Personal Liability of the Qualified Person and Possibilities for Insurance

Qualified Persons (QPs) are liable with their personal assets for their own mistakes and for those committed by their staff members. But is the risk to be personally liable really that big?

Discussions of how dramatic the situation and its related dangers are can be heard everywhere. However, most likely no QP involved in the discussion knows a person who has actually experienced a corresponding liability scenario and thus ended up in personal financial ruin.

A systematic consideration basically reveals three areas to be analysed that include grounds of liability of the QP:

  • The criminal-law aspect: In case of a personal injury, the QP is subject to the state's right to punishment. This means that, if the matter on hand is relevant to criminal law, e. g. a personal injury by negligence, the courts will enforce the state's right to punishment and atonement. Here, there is no escape for the QP.
  • The civil-law liability towards third parties: The QP's situation seems to be better with regard to civil-law claims. But an examination of the individual's civil-law liability scenarios should each time be linked to the question whether insurance protection can be acquired.
  • The labour-law liability: The employer's claims for damages from labour law seem to be manageable in practice.

Possibilities for Insurance:

The QP enjoys a very far-reaching insurance protection, which also might include acts of gross negligence. As part of the pharmaceutical company's business insurances, the QP's insurance should also covers personal liability. This should be discussed before starting to work for the company.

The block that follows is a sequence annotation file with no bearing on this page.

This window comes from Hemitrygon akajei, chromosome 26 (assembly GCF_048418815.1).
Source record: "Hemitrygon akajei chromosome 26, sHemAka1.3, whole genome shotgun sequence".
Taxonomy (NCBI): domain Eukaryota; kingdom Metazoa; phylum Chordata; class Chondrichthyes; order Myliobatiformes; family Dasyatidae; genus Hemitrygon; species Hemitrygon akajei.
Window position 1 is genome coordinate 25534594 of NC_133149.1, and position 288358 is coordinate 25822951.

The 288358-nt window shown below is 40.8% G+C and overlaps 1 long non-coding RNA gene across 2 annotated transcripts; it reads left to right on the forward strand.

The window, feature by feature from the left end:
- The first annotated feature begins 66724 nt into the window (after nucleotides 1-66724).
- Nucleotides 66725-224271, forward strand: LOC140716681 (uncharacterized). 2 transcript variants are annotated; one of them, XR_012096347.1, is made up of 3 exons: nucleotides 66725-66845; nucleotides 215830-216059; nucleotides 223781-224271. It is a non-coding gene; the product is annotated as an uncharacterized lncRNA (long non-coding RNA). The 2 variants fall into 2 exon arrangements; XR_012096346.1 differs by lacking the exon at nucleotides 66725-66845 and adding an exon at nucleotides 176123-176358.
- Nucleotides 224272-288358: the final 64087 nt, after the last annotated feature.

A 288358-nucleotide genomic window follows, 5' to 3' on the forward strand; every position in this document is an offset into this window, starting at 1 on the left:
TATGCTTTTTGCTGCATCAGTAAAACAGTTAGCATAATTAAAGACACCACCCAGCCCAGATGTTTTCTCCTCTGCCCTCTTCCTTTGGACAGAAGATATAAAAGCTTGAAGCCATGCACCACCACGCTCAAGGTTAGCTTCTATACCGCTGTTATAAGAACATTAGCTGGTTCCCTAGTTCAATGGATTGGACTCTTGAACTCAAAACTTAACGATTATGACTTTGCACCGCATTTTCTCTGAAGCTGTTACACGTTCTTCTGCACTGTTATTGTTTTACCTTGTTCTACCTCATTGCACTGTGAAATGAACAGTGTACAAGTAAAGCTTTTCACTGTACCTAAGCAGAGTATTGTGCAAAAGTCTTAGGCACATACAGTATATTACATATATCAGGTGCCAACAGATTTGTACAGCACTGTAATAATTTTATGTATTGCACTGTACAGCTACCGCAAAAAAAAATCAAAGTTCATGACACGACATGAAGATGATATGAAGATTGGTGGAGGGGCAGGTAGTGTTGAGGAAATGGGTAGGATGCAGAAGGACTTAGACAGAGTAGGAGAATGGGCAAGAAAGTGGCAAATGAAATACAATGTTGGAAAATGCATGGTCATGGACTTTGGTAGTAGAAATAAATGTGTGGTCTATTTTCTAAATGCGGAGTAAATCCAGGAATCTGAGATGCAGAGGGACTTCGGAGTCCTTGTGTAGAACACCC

The employer is also entitled to indemnity from the employee (QP), but only on the condition that there has been medium (constituting shared liability) or gross negligence on the part of the employee. But in these cases the QP's financial risk might remain to be manageable.

Apart from the above-mentioned scenarios, some risks do remain. However, it is certainly reasonable to mitigate these risks to a large extent in the labour contract, through declarations by the employer or by an insurance.

Source: Heinz Lomen, asmit GmbH, "Personal Liability of the Qualified Person under § 14 AMG", to be published in the upcoming GMP Journal.

So does this mean that the QP's liability potential is mostly overestimated? And how could a far-reaching insurance coverage, even in case of gross negligence reduce the liability risk for the QP to a minimum? This will be discussed in detail by Heinz Lomen (Lawyer and Insurance Broker, asmit GmbH) with the delegates of the 2010 QP Forum in Barcelona.

Wolfgang Schmitt
On behalf of the European QP Association

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